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Business Tax

Chief Counsel Memo Discusses Fees for Income Verification

In a redacted Program Manager Technical Advice (PMTA) memo, IRS Chief Counsel has addressed the fees for income verification required by the Taxpayer First Act.

Background.

Section 2201(d) of the Taxpayer First Act (TFA, PL 116-25) requires the IRS, for a two-year period, to assess a separate user fee for “qualified disclosures.” The Section 2201(d) fee is intended to cover the cost of infrastructure and technology necessary to fully automate the IRS’s qualified disclosure process, i.e., Income Verification Express Services (IVES).

A “qualified disclosure” is defined as “a disclosure under Code Sec. 6103(c) of returns or return information by the IRS to a person seeking to verify the income or creditworthiness (“income verification”) of a taxpayer who is a borrower in the process of a loan application.” (TFA Section 2201(b))

Code Sec. 6103(p) allows the IRS to charge a “reasonable fee” for income verification services but does not define the term “reasonable fee.” However, the Office of Management and Budget (OMB) instructs federal agencies to base their fees on their cost providing services to the user. (“OMB fee guidance”). (OMB Circular A-25, Sec. 6)

Facts.

According to the PMTA, the vast majority of IVES users are lenders (e.g. mortgage lenders) and lender representatives seeking to verify the income of a taxpayer who has applied for a loan. A small portion of IVES users are non-lender entities seeking to verify taxpayer income and return information for other purposes, such as background checks, licensing, benefits eligibility, tax preparation, and insurance litigation.

IVES users submit their disclosure requests by fax and receive disclosures electronically. Thus, only the delivery portion of the IVES program is currently automated. The IRS imposes a $2.00 user fee for each IVES disclosure. This user fee is imposed pursuant to the IRS’s authority to charge “a reasonable fee” for disclosures of returns and return information under Code Sec. 6103(p). (IVES FAQs)

Issue.

Is the term “qualified disclosure” limited to income verification related to a taxpayer’s loan application, or does it cover disclosures for other purposes provided through IVES?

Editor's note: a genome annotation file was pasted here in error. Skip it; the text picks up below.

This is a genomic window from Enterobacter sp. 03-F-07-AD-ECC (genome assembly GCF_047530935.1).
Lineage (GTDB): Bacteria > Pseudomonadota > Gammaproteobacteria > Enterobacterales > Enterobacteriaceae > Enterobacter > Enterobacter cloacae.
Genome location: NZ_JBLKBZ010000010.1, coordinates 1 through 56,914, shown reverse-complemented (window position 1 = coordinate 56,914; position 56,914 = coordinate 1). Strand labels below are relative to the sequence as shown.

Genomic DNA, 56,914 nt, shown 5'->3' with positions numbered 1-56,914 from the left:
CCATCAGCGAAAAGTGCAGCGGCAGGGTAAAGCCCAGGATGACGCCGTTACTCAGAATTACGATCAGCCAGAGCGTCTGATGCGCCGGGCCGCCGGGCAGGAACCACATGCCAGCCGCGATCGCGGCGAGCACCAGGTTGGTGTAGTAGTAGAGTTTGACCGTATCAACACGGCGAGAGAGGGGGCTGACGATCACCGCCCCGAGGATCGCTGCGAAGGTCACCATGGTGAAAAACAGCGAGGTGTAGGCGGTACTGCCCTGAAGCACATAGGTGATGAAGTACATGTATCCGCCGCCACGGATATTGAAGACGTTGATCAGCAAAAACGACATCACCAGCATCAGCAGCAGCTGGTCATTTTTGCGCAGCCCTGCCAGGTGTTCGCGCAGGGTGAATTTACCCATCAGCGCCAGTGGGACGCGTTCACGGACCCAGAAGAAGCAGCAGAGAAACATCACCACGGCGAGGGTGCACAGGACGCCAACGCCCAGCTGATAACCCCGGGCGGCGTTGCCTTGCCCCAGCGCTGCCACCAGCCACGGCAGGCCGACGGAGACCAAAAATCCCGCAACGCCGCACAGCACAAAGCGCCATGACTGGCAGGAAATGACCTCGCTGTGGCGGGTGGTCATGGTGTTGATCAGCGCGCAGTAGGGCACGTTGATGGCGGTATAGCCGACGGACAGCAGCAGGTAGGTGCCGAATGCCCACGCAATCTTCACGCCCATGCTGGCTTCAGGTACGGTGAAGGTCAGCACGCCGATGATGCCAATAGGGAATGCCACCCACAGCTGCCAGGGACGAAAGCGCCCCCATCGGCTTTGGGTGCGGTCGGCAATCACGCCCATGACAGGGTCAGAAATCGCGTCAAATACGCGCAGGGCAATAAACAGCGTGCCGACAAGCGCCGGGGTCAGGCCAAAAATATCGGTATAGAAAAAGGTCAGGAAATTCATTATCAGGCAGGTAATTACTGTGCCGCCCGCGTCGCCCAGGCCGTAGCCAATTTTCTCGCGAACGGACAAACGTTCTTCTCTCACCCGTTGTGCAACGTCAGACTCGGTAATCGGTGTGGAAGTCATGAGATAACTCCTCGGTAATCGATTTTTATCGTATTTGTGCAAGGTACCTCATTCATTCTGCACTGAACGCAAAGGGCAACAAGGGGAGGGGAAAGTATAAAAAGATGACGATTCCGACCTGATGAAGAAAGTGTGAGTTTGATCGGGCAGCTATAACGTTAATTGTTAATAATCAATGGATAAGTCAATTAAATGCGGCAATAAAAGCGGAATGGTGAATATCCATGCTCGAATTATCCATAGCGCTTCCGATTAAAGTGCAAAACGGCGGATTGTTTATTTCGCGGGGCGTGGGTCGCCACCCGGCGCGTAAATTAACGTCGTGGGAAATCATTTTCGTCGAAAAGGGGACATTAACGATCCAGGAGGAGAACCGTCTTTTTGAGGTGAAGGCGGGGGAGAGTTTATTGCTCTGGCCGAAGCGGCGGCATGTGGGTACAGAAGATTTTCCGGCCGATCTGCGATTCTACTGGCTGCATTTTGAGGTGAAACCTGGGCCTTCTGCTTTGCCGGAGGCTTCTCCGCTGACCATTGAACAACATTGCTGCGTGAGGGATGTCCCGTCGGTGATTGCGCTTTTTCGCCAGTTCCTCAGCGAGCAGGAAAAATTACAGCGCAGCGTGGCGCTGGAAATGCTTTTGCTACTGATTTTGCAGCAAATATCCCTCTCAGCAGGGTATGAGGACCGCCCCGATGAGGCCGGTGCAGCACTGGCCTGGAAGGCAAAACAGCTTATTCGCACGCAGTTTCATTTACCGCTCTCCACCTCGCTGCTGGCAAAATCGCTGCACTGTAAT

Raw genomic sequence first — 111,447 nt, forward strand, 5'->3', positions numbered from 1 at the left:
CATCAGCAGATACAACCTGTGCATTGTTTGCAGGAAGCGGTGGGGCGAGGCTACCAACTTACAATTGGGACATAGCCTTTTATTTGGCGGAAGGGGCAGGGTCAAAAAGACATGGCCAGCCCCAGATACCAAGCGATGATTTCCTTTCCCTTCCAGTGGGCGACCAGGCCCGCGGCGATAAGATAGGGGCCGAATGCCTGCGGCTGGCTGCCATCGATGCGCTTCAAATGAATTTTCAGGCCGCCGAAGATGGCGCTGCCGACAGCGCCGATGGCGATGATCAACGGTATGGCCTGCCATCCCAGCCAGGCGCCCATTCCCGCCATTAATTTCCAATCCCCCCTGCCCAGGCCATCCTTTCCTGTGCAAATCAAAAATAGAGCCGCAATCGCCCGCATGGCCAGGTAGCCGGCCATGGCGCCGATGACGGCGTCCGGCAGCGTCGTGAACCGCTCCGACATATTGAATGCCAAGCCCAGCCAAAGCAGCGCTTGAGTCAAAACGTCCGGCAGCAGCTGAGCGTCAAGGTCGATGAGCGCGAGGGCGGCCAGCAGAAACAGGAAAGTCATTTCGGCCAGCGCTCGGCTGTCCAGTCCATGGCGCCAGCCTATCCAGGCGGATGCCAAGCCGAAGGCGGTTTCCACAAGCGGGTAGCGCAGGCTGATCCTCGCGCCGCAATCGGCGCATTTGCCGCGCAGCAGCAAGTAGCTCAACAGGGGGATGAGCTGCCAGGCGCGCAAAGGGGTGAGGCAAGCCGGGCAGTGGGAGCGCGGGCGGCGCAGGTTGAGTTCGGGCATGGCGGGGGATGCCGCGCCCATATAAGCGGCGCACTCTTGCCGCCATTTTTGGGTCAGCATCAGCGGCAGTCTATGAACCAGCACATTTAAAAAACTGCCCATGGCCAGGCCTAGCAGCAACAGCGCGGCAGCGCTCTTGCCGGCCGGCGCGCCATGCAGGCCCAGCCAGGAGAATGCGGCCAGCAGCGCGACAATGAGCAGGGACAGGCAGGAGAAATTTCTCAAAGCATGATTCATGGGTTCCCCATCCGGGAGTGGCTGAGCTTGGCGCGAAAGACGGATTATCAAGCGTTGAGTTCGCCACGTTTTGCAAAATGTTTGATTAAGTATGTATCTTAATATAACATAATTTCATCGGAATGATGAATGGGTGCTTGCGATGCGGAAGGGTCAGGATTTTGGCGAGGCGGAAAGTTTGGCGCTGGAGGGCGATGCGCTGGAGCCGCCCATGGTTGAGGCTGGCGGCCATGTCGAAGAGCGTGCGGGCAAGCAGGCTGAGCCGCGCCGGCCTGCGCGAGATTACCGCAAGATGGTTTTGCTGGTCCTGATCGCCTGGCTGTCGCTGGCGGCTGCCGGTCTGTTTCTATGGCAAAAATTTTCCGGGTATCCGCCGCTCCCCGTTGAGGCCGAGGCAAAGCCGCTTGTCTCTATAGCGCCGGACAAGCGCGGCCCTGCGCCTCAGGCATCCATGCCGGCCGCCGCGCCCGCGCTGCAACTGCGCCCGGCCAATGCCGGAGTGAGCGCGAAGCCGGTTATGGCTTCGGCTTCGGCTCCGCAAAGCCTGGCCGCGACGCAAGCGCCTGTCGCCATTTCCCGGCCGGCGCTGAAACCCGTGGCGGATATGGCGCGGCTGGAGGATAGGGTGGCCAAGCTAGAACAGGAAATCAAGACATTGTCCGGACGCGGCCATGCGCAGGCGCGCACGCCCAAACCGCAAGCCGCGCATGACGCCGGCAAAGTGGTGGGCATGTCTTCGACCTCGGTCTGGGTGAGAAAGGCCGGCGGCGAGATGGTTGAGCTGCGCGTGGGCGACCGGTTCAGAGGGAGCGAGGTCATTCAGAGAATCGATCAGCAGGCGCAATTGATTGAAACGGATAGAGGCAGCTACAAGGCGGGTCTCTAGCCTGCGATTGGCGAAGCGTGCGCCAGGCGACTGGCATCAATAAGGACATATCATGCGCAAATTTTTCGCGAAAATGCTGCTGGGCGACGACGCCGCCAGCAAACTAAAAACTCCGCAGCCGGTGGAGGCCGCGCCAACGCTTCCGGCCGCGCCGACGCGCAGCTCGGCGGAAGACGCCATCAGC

Conclusion.

The plain language of Section 2201 limits the term “qualified disclosure” to income verification disclosures made for lending purposes. However, both the Joint Committee on Taxation’s JCX 15-19 and the Senate Finance Committee Report on the Taxpayer First Act interpret Section 2201 to authorize the IRS to charge the Section 2201(d) user fee on all IVES requests.

The PMTA notes that who must pay the Section 2201(d) fee is important because the statute directs the IRS to recover from “qualified disclosures” the entire cost of developing a fully automated disclosure program. So, if only a subset of IVES disclosures (e.g. disclosures for lending purposes) are “qualified disclosures” for which the IRS must charge a Section 2201(d) fee, the IRS may need to adjust the amount of the fee to ensure that the costs of fully automating the IVES program are covered.

The PMTA also noted that, consistent with the OMB’s definition of a “reasonable fee,” the IRS may not establish different user fees for similarly situated customers unless disparate fees are justified by a difference in the cost of service.

Checkmark Observation.

If the IRS charges only lenders the Section 2201(d) fee, then lenders will pay a higher disclosure fee than non-lenders for the same service in order to cover the cost of implementing the new fully automated IVES system, even though non-lenders will also benefit from that system.

To continue your research on more about the income verification express service program, see FTC 2d/FIN ¶ S-6407.

 

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